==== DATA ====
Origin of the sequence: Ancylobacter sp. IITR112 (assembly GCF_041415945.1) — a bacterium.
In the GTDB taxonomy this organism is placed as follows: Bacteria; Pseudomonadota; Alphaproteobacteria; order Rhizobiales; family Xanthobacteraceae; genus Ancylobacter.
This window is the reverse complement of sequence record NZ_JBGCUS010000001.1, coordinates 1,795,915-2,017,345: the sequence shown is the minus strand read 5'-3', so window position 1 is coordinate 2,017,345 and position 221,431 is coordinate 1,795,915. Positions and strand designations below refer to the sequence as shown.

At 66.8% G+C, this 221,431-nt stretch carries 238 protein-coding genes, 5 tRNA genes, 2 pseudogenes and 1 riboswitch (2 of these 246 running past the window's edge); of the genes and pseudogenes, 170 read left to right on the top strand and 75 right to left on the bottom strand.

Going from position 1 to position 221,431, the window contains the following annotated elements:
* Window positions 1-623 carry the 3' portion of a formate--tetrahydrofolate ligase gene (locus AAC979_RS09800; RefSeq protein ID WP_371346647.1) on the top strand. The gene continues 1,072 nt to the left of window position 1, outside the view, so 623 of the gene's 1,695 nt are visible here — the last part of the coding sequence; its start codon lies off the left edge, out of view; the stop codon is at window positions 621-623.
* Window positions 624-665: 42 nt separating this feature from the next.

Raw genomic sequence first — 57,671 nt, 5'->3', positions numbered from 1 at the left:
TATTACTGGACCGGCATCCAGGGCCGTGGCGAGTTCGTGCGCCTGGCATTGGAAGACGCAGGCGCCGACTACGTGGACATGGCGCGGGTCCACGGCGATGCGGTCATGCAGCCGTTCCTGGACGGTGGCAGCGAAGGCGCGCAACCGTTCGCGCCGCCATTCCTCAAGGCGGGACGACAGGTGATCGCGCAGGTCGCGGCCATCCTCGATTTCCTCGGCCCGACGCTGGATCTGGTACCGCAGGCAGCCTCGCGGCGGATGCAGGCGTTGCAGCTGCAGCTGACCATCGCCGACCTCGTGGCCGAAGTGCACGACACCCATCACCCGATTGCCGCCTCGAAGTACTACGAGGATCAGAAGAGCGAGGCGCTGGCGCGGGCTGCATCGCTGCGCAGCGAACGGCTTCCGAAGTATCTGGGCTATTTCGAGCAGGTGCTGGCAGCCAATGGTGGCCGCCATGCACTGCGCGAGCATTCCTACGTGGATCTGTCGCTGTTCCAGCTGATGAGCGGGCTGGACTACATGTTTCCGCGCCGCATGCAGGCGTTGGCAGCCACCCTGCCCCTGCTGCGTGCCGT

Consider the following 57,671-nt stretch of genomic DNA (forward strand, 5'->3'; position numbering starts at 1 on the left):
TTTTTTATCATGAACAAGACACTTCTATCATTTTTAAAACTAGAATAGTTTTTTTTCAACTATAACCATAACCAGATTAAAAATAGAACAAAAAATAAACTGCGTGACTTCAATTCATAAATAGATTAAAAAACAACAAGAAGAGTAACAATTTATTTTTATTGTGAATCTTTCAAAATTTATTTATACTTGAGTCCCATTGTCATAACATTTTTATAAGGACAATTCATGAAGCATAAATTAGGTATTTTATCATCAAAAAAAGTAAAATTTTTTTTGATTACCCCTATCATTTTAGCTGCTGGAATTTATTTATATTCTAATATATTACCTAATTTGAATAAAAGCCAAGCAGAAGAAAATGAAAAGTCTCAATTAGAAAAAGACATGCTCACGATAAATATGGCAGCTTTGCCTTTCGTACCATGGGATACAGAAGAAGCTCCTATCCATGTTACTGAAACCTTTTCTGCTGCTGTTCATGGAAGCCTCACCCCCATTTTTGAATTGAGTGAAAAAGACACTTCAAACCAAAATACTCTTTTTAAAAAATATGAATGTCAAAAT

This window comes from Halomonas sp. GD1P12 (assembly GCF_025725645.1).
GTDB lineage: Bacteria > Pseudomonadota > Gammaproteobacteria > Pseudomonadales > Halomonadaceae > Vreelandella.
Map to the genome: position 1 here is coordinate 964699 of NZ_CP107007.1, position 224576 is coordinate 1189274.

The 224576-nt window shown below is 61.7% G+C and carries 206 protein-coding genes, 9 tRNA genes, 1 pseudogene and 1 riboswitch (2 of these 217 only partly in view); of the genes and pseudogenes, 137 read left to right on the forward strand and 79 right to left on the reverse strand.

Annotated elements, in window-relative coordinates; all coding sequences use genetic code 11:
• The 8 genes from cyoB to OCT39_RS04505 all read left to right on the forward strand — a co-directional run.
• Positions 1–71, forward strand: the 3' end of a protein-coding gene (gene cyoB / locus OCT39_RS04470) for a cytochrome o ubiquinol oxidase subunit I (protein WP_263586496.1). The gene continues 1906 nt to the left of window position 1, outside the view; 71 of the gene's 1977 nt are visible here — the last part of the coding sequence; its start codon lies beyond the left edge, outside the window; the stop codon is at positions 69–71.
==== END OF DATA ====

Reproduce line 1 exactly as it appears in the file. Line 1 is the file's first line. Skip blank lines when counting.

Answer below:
Origin of the sequence: Ancylobacter sp. IITR112 (assembly GCF_041415945.1) — a bacterium.